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      Authors: Takahisa Suzuki, Tetsuro Kobayashi, Jeffrey Boase, Yuko Tanaka, Ryutaro Wakimoto, Tsutomu Suzuki
      Abstract: Communication Research, Ahead of Print.
      Observational studies have found that the frequency of mobile communication with close ties increases in times of emergency. However, the mechanisms underlying such increases are not well understood. Drawing upon terror management theory, this study predicted that increased mortality salience due to disaster promotes mobile voice calling to close ties. By analyzing digitally traced behavioral data, Study 1 found that mobile voice calls to close ties increased after the Great East Japan Earthquake in 2011, especially in areas where there were severe tremors. Study 2 employed a field experiment and demonstrated that psychologically priming respondents to recall the earthquake led to an increase in the number of outgoing mobile voice calls to close ties, but not to non-close ties. The theoretical implications for mobile communication in time of disaster are discussed.
      Citation: Communication Research
      PubDate: 2020-04-06T06:33:00Z
      DOI: 10.1177/0093650220911809
       
  • Trusting Others: A Pareto Distribution of Source and Message Credibility
           Among News Reporters

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      Authors: Aviv Barnoy, Zvi Reich
      Abstract: Communication Research, Ahead of Print.
      This study uses the case study of journalists to explore the socio-cognitive nature of interpersonal trust in growingly deceptive ecosystems. Journalists are ideal test subjects to explore these issues as professional trust allocators, who receive immediate feedback on right and wrong trust decisions. The study differentiates, for the first time, between source and message credibility evaluations, based on a combination of qualitative and quantitative methods. Findings show that journalists can distinguish source and message credibility. However, in practice they rely on source evaluations as an “autopilot” default mode, shifting gears to observations of source and message credibility in epistemically complex cases. The proportion between both is close to Pareto distribution. This extreme division challenges both inductive and mixed inference theories of epistemic trust and suggests revisiting the “typification” doctrine of newswork. Data partially support the hegemony and “epistemic injustice” theory, showing that traditional credibility criteria might trigger the exclusion of nontraditional voices.
      Citation: Communication Research
      PubDate: 2020-04-04T01:57:07Z
      DOI: 10.1177/0093650220911814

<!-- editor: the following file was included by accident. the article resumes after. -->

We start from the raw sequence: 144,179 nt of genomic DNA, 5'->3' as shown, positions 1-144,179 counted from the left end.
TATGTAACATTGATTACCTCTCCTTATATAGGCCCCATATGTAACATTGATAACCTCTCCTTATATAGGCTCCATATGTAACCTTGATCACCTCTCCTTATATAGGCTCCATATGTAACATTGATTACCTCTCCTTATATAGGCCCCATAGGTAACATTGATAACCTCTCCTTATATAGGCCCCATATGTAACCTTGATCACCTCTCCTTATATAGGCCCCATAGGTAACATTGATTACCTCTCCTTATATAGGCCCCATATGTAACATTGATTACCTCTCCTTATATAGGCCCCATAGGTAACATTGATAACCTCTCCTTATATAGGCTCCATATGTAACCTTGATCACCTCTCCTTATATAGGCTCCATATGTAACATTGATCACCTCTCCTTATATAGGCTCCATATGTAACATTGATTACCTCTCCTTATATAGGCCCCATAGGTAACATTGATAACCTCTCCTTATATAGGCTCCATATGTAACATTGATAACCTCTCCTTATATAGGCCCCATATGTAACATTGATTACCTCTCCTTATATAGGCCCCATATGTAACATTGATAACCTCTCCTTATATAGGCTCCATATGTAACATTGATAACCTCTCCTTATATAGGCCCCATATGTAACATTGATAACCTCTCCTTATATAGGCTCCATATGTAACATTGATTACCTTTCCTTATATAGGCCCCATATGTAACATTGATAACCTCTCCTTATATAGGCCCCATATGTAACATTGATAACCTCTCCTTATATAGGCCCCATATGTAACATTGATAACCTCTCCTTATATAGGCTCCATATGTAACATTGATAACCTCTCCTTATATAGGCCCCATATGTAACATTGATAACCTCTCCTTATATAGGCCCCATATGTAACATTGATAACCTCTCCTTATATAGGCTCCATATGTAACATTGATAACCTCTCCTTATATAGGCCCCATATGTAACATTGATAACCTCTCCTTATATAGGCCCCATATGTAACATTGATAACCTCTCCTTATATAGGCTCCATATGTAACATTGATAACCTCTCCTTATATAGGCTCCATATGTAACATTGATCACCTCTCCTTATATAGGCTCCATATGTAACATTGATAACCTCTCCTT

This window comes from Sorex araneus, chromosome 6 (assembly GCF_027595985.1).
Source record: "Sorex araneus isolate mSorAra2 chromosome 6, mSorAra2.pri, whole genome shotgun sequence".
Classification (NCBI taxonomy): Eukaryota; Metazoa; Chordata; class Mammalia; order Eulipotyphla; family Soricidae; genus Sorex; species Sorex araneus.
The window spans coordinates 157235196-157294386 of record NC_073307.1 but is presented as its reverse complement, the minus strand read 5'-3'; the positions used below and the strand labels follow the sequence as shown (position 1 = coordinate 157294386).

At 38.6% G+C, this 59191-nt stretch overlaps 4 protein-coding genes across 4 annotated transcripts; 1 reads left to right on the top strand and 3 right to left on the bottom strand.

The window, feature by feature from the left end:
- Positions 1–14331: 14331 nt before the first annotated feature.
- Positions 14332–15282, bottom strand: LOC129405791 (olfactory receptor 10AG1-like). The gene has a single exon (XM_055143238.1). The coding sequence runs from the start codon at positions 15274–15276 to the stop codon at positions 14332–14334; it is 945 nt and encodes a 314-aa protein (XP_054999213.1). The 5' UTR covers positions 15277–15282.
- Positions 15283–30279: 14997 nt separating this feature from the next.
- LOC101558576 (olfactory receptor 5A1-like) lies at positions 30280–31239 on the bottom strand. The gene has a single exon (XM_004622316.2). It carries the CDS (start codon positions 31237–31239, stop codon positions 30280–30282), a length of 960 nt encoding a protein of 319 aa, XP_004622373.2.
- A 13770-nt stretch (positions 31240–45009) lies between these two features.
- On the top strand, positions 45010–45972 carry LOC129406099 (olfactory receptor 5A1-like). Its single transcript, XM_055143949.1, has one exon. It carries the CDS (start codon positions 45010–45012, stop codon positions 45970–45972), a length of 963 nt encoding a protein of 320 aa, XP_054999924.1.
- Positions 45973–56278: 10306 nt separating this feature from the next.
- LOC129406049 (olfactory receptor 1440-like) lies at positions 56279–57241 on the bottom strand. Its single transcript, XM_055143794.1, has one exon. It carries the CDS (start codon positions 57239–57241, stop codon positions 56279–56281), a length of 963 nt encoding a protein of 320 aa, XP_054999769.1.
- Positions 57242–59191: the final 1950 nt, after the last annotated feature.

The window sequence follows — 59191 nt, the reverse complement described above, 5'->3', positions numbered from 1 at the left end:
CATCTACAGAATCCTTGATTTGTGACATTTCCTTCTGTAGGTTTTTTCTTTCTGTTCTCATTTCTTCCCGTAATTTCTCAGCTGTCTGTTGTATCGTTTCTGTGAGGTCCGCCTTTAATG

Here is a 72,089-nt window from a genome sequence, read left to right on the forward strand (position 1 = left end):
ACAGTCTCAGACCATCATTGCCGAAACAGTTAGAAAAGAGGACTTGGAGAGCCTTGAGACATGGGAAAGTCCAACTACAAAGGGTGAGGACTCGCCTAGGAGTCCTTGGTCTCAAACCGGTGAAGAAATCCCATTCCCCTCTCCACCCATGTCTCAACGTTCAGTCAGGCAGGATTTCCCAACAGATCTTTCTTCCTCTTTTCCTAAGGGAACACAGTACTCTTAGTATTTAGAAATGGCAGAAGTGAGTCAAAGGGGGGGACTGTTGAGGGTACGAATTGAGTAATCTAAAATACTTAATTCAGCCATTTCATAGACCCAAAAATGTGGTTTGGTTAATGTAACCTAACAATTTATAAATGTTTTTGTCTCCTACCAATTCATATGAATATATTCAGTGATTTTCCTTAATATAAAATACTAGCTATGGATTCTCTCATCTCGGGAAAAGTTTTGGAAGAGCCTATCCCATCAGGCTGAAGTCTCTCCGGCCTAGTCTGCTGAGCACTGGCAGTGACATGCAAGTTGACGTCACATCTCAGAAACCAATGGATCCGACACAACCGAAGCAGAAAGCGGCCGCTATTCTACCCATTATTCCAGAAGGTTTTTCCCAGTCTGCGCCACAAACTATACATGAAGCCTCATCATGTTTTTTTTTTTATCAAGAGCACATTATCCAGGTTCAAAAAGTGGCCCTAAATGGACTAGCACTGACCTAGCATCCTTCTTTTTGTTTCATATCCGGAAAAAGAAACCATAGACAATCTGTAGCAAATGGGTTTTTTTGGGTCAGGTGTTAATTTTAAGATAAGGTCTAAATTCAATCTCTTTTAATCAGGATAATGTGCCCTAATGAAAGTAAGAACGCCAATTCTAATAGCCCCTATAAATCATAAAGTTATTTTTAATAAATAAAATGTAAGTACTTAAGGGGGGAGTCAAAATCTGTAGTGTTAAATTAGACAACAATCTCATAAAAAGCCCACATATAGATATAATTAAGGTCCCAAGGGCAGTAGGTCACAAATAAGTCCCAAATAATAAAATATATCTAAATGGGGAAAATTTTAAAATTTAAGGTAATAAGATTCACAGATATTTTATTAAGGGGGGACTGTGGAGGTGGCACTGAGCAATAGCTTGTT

• “There’s Always Going to Be Uncertainty”: Exploring Undergraduate
           Student Parents’ Sources of Uncertainty and Related Management Practices
           

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      Authors: Kristina M. Scharp, R. Amanda Cooper, Jared V. Worwood, Elizabeth Dorrance Hall
      Abstract: Communication Research, Ahead of Print.
      Framed by uncertainty management theory, the present study explores the uncertainty issues and management practices of undergraduate student parents. Results from 40 narrative interviews reveal seven sources of uncertainty, eight management practices, and two uncertainty trade-offs. Findings reveal that having two interrelated identities (student and parent) not only exacerbate some uncertainties but create completely new ones. This intersectionality also holds implications for management practices. Theoretical implications and practical applications are discussed.
      Citation: Communication Research
      PubDate: 2020-03-02T06:29:07Z
      DOI: 10.1177/0093650220903872
       
  • How Are Competitive Framing Environments Transformed by Person-to-Person
           Communication' An Integrated Social Transmission, Content Analysis,
           and Eye Movement Monitoring Approach

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      Authors: Jason C. Coronel, Jared M. Ott, Austin Hubner, Matthew D. Sweitzer, Samuel Lerner
      Abstract: Communication Research, Ahead of Print.
      Person-to-person communication is ubiquitous in everyday life, yet the literature on framing has not examined how the content and number of frames change when transmitted across individuals. In Study 1, we use the serial reproduction paradigm to examine how person-to-person communication and message length influence the number of frames in the information environment. In Study 2, we use eye movement monitoring to examine whether individuals direct greater attention to pro- or counter-attitudinal frames in a competitive framing environment. We find that the process of retelling frames from person to person can transform an environment containing multiple competing frames into an environment with a single frame. This is important given work showing that framing effects in competitive environments are more likely to cancel out. Furthermore, message length and prior attitudes play important roles in determining whether individuals direct attention to, remember, and transmit frames.
      Citation: Communication Research